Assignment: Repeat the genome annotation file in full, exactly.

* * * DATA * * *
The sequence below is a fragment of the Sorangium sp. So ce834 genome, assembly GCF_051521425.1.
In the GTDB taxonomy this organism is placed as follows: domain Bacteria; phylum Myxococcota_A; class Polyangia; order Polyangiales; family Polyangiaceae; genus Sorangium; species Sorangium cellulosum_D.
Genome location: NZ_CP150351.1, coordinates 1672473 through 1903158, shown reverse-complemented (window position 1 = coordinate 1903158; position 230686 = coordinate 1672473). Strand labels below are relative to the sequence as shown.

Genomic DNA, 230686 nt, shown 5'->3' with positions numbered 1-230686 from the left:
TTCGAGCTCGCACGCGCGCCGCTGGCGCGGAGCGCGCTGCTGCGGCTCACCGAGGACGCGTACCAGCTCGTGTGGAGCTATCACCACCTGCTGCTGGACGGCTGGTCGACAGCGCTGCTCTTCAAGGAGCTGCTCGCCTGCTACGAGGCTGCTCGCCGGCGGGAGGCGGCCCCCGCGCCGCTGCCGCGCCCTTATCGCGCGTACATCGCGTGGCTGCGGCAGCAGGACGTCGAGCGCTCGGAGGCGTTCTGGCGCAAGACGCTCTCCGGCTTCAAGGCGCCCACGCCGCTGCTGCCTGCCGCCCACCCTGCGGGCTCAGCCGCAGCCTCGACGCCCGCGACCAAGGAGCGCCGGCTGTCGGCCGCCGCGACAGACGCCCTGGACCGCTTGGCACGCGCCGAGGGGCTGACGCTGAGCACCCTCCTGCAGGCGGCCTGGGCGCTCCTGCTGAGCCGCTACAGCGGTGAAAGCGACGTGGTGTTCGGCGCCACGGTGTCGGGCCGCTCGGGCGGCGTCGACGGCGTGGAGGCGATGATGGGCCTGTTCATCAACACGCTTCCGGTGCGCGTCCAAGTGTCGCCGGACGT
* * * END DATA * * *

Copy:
The sequence below is a fragment of the Sorangium sp. So ce834 genome, assembly GCF_051521425.1.
In the GTDB taxonomy this organism is placed as follows: domain Bacteria; phylum Myxococcota_A; class Polyangia; order Polyangiales; family Polyangiaceae; genus Sorangium; species Sorangium cellulosum_D.
Genome location: NZ_CP150351.1, coordinates 1672473 through 1903158, shown reverse-complemented (window position 1 = coordinate 1903158; position 230686 = coordinate 1672473). Strand labels below are relative to the sequence as shown.

Genomic DNA, 230686 nt, shown 5'->3' with positions numbered 1-230686 from the left:
TTCGAGCTCGCACGCGCGCCGCTGGCGCGGAGCGCGCTGCTGCGGCTCACCGAGGACGCGTACCAGCTCGTGTGGAGCTATCACCACCTGCTGCTGGACGGCTGGTCGACAGCGCTGCTCTTCAAGGAGCTGCTCGCCTGCTACGAGGCTGCTCGCCGGCGGGAGGCGGCCCCCGCGCCGCTGCCGCGCCCTTATCGCGCGTACATCGCGTGGCTGCGGCAGCAGGACGTCGAGCGCTCGGAGGCGTTCTGGCGCAAGACGCTCTCCGGCTTCAAGGCGCCCACGCCGCTGCTGCCTGCCGCCCACCCTGCGGGCTCAGCCGCAGCCTCGACGCCCGCGACCAAGGAGCGCCGGCTGTCGGCCGCCGCGACAGACGCCCTGGACCGCTTGGCACGCGCCGAGGGGCTGACGCTGAGCACCCTCCTGCAGGCGGCCTGGGCGCTCCTGCTGAGCCGCTACAGCGGTGAAAGCGACGTGGTGTTCGGCGCCACGGTGTCGGGCCGCTCGGGCGGCGTCGACGGCGTGGAGGCGATGATGGGCCTGTTCATCAACACGCTTCCGGTGCGCGTCCAAGTGTCGCCGGACGT